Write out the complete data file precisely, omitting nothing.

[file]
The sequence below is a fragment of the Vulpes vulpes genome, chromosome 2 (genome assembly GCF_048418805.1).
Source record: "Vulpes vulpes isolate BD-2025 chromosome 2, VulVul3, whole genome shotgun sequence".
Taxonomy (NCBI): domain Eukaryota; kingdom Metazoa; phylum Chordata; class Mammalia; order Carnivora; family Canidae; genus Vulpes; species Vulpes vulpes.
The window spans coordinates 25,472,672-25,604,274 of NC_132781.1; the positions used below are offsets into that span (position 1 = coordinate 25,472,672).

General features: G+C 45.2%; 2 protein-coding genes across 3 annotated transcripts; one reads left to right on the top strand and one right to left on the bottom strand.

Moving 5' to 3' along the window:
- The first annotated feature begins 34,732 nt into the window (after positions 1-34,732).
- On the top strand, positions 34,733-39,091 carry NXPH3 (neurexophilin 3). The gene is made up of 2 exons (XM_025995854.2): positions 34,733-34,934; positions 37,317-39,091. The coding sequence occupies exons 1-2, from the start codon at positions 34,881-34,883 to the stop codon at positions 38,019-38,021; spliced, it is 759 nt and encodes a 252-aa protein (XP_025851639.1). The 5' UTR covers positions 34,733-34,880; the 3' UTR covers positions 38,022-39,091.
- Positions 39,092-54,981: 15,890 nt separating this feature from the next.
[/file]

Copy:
The sequence below is a fragment of the Vulpes vulpes genome, chromosome 2 (genome assembly GCF_048418805.1).
Source record: "Vulpes vulpes isolate BD-2025 chromosome 2, VulVul3, whole genome shotgun sequence".
Taxonomy (NCBI): domain Eukaryota; kingdom Metazoa; phylum Chordata; class Mammalia; order Carnivora; family Canidae; genus Vulpes; species Vulpes vulpes.
The window spans coordinates 25,472,672-25,604,274 of NC_132781.1; the positions used below are offsets into that span (position 1 = coordinate 25,472,672).

General features: G+C 45.2%; 2 protein-coding genes across 3 annotated transcripts; one reads left to right on the top strand and one right to left on the bottom strand.

Moving 5' to 3' along the window:
- The first annotated feature begins 34,732 nt into the window (after positions 1-34,732).
- On the top strand, positions 34,733-39,091 carry NXPH3 (neurexophilin 3). The gene is made up of 2 exons (XM_025995854.2): positions 34,733-34,934; positions 37,317-39,091. The coding sequence occupies exons 1-2, from the start codon at positions 34,881-34,883 to the stop codon at positions 38,019-38,021; spliced, it is 759 nt and encodes a 252-aa protein (XP_025851639.1). The 5' UTR covers positions 34,733-34,880; the 3' UTR covers positions 38,022-39,091.
- Positions 39,092-54,981: 15,890 nt separating this feature from the next.